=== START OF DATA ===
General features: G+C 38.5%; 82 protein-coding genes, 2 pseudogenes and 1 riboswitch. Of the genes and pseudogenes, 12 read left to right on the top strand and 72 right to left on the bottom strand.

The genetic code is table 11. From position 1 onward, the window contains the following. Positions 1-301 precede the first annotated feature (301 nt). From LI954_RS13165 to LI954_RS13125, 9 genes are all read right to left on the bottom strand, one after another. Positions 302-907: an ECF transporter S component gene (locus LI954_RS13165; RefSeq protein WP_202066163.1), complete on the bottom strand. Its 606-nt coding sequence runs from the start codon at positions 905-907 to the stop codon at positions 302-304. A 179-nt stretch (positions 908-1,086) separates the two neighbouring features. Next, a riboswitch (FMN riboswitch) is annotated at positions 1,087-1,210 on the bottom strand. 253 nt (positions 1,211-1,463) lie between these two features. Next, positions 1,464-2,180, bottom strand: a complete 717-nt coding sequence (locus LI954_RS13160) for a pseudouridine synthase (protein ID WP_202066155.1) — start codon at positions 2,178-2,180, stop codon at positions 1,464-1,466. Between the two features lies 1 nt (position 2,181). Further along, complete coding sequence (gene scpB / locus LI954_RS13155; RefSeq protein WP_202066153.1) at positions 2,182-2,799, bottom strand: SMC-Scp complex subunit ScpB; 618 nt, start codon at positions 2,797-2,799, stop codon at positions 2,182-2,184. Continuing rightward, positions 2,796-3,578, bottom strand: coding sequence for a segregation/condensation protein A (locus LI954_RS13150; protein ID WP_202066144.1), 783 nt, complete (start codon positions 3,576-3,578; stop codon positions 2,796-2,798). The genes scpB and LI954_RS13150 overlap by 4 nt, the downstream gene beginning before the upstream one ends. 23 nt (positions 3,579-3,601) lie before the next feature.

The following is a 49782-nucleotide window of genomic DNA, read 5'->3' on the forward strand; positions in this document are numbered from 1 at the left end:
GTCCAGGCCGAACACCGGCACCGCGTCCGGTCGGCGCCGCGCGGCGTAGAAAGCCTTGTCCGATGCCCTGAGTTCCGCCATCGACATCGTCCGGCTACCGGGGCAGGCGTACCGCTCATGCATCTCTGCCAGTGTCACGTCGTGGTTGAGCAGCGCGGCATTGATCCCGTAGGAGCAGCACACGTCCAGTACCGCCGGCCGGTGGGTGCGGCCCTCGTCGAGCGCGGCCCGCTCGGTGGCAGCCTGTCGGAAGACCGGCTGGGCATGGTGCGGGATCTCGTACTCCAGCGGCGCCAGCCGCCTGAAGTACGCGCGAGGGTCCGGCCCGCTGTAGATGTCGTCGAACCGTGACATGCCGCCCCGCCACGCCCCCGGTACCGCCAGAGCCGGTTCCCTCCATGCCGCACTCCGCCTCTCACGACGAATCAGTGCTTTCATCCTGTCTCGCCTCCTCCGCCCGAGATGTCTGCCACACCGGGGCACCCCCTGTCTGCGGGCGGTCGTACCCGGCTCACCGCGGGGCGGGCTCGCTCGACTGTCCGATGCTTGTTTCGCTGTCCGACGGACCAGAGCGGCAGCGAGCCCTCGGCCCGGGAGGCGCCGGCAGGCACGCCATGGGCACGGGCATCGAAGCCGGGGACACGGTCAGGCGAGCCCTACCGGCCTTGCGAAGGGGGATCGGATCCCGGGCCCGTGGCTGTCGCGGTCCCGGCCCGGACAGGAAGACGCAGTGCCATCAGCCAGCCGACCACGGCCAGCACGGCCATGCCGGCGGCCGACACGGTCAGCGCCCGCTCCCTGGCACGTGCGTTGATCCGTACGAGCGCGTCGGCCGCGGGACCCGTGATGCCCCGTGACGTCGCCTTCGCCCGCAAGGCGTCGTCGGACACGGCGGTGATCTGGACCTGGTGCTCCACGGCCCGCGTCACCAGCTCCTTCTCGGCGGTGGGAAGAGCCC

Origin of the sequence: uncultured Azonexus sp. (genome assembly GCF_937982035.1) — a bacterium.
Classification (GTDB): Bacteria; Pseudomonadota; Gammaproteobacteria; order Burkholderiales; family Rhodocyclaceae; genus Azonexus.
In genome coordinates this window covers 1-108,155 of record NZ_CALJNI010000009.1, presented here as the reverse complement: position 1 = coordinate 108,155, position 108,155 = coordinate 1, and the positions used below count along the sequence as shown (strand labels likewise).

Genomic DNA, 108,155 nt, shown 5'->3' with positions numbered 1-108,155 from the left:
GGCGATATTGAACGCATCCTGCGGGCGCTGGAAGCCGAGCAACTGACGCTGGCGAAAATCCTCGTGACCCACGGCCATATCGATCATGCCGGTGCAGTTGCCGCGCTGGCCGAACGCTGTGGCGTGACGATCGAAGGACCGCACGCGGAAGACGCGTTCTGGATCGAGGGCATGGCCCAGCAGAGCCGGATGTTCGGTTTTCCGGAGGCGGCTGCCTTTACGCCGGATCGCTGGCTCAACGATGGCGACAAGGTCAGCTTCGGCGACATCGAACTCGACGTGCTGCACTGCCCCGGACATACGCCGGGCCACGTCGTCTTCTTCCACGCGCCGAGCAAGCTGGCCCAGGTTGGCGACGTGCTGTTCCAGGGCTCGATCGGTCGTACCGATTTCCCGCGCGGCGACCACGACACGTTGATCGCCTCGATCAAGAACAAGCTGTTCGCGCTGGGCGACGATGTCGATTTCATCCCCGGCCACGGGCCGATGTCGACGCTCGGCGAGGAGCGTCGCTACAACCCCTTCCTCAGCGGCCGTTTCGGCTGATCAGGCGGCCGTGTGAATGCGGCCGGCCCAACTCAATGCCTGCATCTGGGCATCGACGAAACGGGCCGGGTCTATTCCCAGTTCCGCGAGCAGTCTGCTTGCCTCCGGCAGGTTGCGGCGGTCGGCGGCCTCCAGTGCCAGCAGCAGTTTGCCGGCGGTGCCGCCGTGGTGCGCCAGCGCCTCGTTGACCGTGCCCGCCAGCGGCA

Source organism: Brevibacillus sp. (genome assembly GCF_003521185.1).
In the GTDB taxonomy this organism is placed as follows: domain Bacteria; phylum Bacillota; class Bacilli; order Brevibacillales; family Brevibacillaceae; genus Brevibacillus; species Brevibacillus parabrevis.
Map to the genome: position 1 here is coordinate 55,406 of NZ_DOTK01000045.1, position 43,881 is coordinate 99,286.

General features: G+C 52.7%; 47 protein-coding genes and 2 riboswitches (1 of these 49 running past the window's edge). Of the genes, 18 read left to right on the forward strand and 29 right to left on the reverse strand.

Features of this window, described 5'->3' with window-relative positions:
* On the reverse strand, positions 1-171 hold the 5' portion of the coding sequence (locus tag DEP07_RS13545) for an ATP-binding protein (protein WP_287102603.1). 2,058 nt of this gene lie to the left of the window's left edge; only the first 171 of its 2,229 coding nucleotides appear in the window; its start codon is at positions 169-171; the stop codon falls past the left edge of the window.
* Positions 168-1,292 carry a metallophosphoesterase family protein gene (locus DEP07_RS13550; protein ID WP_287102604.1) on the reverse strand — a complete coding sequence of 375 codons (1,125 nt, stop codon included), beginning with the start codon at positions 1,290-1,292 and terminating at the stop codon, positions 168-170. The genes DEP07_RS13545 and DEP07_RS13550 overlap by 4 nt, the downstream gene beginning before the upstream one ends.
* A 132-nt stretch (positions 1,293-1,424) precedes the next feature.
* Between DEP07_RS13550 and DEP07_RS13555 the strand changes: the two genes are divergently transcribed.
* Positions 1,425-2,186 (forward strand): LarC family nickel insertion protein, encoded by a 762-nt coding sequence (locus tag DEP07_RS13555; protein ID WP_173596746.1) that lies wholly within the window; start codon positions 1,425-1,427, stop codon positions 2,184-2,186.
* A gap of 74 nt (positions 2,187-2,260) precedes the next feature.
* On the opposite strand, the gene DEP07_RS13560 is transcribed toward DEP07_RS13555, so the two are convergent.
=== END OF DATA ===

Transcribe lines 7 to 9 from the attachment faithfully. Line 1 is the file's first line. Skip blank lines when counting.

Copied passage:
In genome coordinates this window covers 1-108,155 of record NZ_CALJNI010000009.1, presented here as the reverse complement: position 1 = coordinate 108,155, position 108,155 = coordinate 1, and the positions used below count along the sequence as shown (strand labels likewise).

Genomic DNA, 108,155 nt, shown 5'->3' with positions numbered 1-108,155 from the left:
GGCGATATTGAACGCATCCTGCGGGCGCTGGAAGCCGAGCAACTGACGCTGGCGAAAATCCTCGTGACCCACGGCCATATCGATCATGCCGGTGCAGTTGCCGCGCTGGCCGAACGCTGTGGCGTGACGATCGAAGGACCGCACGCGGAAGACGCGTTCTGGATCGAGGGCATGGCCCAGCAGAGCCGGATGTTCGGTTTTCCGGAGGCGGCTGCCTTTACGCCGGATCGCTGGCTCAACGATGGCGACAAGGTCAGCTTCGGCGACATCGAACTCGACGTGCTGCACTGCCCCGGACATACGCCGGGCCACGTCGTCTTCTTCCACGCGCCGAGCAAGCTGGCCCAGGTTGGCGACGTGCTGTTCCAGGGCTCGATCGGTCGTACCGATTTCCCGCGCGGCGACCACGACACGTTGATCGCCTCGATCAAGAACAAGCTGTTCGCGCTGGGCGACGATGTCGATTTCATCCCCGGCCACGGGCCGATGTCGACGCTCGGCGAGGAGCGTCGCTACAACCCCTTCCTCAGCGGCCGTTTCGGCTGATCAGGCGGCCGTGTGAATGCGGCCGGCCCAACTCAATGCCTGCATCTGGGCATCGACGAAACGGGCCGGGTCTATTCCCAGTTCCGCGAGCAGTCTGCTTGCCTCCGGCAGGTTGCGGCGGTCGGCGGCCTCCAGTGCCAGCAGCAGTTTGCCGGCGGTGCCGCCGTGGTGCGCCAGCGCCTCGTTGACCGTGCCCGCCAGCGGCA